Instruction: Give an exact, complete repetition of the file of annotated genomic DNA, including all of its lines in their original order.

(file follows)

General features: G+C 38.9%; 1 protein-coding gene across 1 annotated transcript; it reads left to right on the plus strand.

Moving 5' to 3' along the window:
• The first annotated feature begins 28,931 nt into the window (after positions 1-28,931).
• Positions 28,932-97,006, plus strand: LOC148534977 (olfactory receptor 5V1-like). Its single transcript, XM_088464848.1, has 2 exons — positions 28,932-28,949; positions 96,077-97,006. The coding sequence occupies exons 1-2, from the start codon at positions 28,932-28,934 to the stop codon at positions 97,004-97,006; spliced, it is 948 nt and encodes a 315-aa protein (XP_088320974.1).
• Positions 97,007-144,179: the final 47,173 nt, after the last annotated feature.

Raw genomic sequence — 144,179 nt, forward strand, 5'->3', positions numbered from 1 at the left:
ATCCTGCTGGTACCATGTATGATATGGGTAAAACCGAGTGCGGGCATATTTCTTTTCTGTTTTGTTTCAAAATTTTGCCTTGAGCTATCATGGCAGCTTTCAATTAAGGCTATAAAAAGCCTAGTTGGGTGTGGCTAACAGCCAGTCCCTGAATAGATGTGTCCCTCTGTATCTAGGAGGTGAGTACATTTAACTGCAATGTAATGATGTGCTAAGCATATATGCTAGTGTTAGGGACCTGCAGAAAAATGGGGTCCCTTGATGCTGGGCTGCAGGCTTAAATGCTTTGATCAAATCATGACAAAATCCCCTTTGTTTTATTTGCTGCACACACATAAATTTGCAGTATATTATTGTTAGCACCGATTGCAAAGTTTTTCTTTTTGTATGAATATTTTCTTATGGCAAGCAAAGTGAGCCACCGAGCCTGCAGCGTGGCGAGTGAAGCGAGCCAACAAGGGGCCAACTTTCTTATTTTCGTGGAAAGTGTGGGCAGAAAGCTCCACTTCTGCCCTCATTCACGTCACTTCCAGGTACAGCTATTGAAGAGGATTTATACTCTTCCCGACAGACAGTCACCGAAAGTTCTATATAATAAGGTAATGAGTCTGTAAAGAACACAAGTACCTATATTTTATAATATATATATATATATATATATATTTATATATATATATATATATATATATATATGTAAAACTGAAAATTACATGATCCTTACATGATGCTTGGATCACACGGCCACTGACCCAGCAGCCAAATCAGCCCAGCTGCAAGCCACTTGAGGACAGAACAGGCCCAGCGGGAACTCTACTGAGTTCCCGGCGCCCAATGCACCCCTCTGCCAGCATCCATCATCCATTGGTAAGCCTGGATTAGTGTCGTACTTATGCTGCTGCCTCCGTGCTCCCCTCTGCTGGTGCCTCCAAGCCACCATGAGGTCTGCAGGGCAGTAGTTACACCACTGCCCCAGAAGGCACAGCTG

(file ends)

General features: G+C 38.9%; 1 protein-coding gene across 1 annotated transcript; it reads left to right on the plus strand.

Moving 5' to 3' along the window:
• The first annotated feature begins 28,931 nt into the window (after positions 1-28,931).
• Positions 28,932-97,006, plus strand: LOC148534977 (olfactory receptor 5V1-like). Its single transcript, XM_088464848.1, has 2 exons — positions 28,932-28,949; positions 96,077-97,006. The coding sequence occupies exons 1-2, from the start codon at positions 28,932-28,934 to the stop codon at positions 97,004-97,006; spliced, it is 948 nt and encodes a 315-aa protein (XP_088320974.1).
• Positions 97,007-144,179: the final 47,173 nt, after the last annotated feature.

Raw genomic sequence — 144,179 nt, forward strand, 5'->3', positions numbered from 1 at the left:
ATCCTGCTGGTACCATGTATGATATGGGTAAAACCGAGTGCGGGCATATTTCTTTTCTGTTTTGTTTCAAAATTTTGCCTTGAGCTATCATGGCAGCTTTCAATTAAGGCTATAAAAAGCCTAGTTGGGTGTGGCTAACAGCCAGTCCCTGAATAGATGTGTCCCTCTGTATCTAGGAGGTGAGTACATTTAACTGCAATGTAATGATGTGCTAAGCATATATGCTAGTGTTAGGGACCTGCAGAAAAATGGGGTCCCTTGATGCTGGGCTGCAGGCTTAAATGCTTTGATCAAATCATGACAAAATCCCCTTTGTTTTATTTGCTGCACACACATAAATTTGCAGTATATTATTGTTAGCACCGATTGCAAAGTTTTTCTTTTTGTATGAATATTTTCTTATGGCAAGCAAAGTGAGCCACCGAGCCTGCAGCGTGGCGAGTGAAGCGAGCCAACAAGGGGCCAACTTTCTTATTTTCGTGGAAAGTGTGGGCAGAAAGCTCCACTTCTGCCCTCATTCACGTCACTTCCAGGTACAGCTATTGAAGAGGATTTATACTCTTCCCGACAGACAGTCACCGAAAGTTCTATATAATAAGGTAATGAGTCTGTAAAGAACACAAGTACCTATATTTTATAATATATATATATATATATATATATTTATATATATATATATATATATATATATATGTAAAACTGAAAATTACATGATCCTTACATGATGCTTGGATCACACGGCCACTGACCCAGCAGCCAAATCAGCCCAGCTGCAAGCCACTTGAGGACAGAACAGGCCCAGCGGGAACTCTACTGAGTTCCCGGCGCCCAATGCACCCCTCTGCCAGCATCCATCATCCATTGGTAAGCCTGGATTAGTGTCGTACTTATGCTGCTGCCTCCGTGCTCCCCTCTGCTGGTGCCTCCAAGCCACCATGAGGTCTGCAGGGCAGTAGTTACACCACTGCCCCAGAAGGCACAGCTG